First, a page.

#### Engineering + Finance = Financial Engineering

The above equation is true, however, what the equation does'nt impress upon is the fact that you are combining two age old disciplines (okay, maybe modern finance is not that old) to produce innovation in a whole new field.

Someone at the panel said the other day that engineering makes a detailed analysis of a physical system and then adds on it a huge factor of safety. This is not so in finance, where values to the last digit could (and are) very significant.

In a way, this exact-ness is what appeals to me about quant finance. There is no room for hand waving - a security is priced according to a model and its underlying assumptions. Period. No BS. On the other hand, engineering seems to be moving into the hand-waving domain (with safety factors and other such CYA strategies). Finance is moving to from the other end of the spectrum (from obscure valuation models, M&A) to the "exact" side (pricing, securitization).

Ironic? Well, maybe so.. but it is refreshing.

Someone at the panel said the other day that engineering makes a detailed analysis of a physical system and then adds on it a huge factor of safety. This is not so in finance, where values to the last digit could (and are) very significant.

In a way, this exact-ness is what appeals to me about quant finance. There is no room for hand waving - a security is priced according to a model and its underlying assumptions. Period. No BS. On the other hand, engineering seems to be moving into the hand-waving domain (with safety factors and other such CYA strategies). Finance is moving to from the other end of the spectrum (from obscure valuation models, M&A) to the "exact" side (pricing, securitization).

Ironic? Well, maybe so.. but it is refreshing.

## 3 Comments:

not sure if i agree...just starting out in mathfin myself (and keeping a blog) but my impression is that there is a lot of intuition that goes into pricing... certainly you can plug in parameters and get an exact answer but does it make sense?

also, the assumptions are sometimes pretty heavy (e.g. gaussian...) and yet the answers are still good enough.

I agree about the intuition part. You have to know the model's assumptions and its limitations, inside out. And have a good feel for the factors driving the model.

Hey, what do I know.. I am just starting out :)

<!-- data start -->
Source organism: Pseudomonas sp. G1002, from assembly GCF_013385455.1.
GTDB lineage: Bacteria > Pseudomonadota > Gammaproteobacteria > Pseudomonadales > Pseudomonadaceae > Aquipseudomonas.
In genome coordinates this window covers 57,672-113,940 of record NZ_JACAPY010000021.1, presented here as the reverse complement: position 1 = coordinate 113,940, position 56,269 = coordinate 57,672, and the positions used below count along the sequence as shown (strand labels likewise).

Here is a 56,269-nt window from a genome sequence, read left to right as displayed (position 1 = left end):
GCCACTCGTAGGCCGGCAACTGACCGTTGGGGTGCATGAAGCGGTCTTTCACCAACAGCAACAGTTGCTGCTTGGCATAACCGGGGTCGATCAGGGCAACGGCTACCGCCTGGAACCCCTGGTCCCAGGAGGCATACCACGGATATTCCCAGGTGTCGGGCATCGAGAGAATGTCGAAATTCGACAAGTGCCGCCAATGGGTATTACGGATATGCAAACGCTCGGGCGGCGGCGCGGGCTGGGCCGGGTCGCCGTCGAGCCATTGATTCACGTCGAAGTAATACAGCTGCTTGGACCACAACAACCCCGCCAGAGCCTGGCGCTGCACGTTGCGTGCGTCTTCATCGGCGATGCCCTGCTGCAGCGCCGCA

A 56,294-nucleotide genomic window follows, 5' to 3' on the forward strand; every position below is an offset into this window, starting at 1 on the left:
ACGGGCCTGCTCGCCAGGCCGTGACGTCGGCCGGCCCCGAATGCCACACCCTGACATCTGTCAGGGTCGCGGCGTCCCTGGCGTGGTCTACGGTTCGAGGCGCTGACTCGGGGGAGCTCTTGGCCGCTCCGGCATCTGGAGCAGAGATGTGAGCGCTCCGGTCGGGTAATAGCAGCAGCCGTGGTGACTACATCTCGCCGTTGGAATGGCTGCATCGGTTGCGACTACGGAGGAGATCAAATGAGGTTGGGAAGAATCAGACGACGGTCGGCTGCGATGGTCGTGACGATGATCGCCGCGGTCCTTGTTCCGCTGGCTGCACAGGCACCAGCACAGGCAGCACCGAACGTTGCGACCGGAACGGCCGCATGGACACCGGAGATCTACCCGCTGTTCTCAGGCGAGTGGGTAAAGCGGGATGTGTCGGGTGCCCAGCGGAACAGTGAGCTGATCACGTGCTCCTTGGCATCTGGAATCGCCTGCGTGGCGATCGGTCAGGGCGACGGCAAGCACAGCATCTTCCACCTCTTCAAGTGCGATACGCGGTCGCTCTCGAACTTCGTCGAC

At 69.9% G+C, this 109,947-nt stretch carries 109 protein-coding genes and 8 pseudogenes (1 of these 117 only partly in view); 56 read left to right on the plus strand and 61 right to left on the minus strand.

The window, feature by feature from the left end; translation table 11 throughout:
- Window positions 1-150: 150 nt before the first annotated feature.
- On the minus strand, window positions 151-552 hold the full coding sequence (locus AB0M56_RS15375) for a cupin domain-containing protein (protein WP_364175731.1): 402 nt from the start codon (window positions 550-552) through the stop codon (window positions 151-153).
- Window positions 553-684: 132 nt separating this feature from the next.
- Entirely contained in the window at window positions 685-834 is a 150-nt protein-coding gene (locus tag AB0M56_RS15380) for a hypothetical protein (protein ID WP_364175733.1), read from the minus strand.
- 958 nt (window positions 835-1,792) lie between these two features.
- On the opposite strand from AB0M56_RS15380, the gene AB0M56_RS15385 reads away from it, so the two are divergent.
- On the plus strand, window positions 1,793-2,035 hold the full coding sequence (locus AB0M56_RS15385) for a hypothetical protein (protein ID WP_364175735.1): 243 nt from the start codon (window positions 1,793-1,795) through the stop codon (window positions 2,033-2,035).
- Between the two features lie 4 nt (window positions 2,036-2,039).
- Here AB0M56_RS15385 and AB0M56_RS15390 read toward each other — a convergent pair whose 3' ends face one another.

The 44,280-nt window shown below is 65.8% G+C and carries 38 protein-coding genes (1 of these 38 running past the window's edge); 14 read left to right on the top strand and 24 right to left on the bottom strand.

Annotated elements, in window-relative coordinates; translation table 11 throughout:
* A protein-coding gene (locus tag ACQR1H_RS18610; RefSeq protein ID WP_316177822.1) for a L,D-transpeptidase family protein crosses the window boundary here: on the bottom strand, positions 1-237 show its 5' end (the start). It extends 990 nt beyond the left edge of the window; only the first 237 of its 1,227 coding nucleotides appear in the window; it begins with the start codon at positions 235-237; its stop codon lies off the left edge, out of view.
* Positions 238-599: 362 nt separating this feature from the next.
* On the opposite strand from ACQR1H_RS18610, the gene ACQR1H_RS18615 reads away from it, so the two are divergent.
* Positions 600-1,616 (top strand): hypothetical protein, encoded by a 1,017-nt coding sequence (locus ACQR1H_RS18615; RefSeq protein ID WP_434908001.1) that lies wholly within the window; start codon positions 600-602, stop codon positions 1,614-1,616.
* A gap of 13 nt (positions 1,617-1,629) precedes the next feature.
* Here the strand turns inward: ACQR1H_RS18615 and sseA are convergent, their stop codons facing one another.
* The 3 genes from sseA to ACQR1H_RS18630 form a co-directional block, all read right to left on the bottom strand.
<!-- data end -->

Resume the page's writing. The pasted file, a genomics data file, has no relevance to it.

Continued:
Nice blog btw.. its good to see some more finengineers out there blogging.

my last post kinda like disappeared, so i'll retyle.

the two terms on the left hand side of your equation are inextricably linked.

financial engineering depends on the constructs: the financial instruments, their behaviroual characteristics, and the economical-mathematical laws & principles upon which these instruments are contrived.

on the other hand;

innovation and the success of new financial products, and existing ones, as well as the exchanges on which they trade, is dependant on the application of financial engineering, the tools that make these "things" work.

with respect to your comment about exactness of financial engineering and quantitative engineering.. i must add there are limitations and violations of some of the most "seemingly" obvious theorums.

For instance most people forget that Black, Scholes, and Merton's Model under went significant criticism BEFORE Long Term Management Capital. In the 1970s-1980s researchers, at that time many statisticians, and physicists working in economics realised that the NUMBER ONE assumption was not concrete-solid. That is, securities prices are not exactly log normally distributed, and flat tailed. What was actually observed is that kurtosis and skewness is observed. And thus, we have made advancements on advancements in Financial Engineering to fine tune the various Option Pricing models which are widely used today.

- derivatives geek aka phdquant

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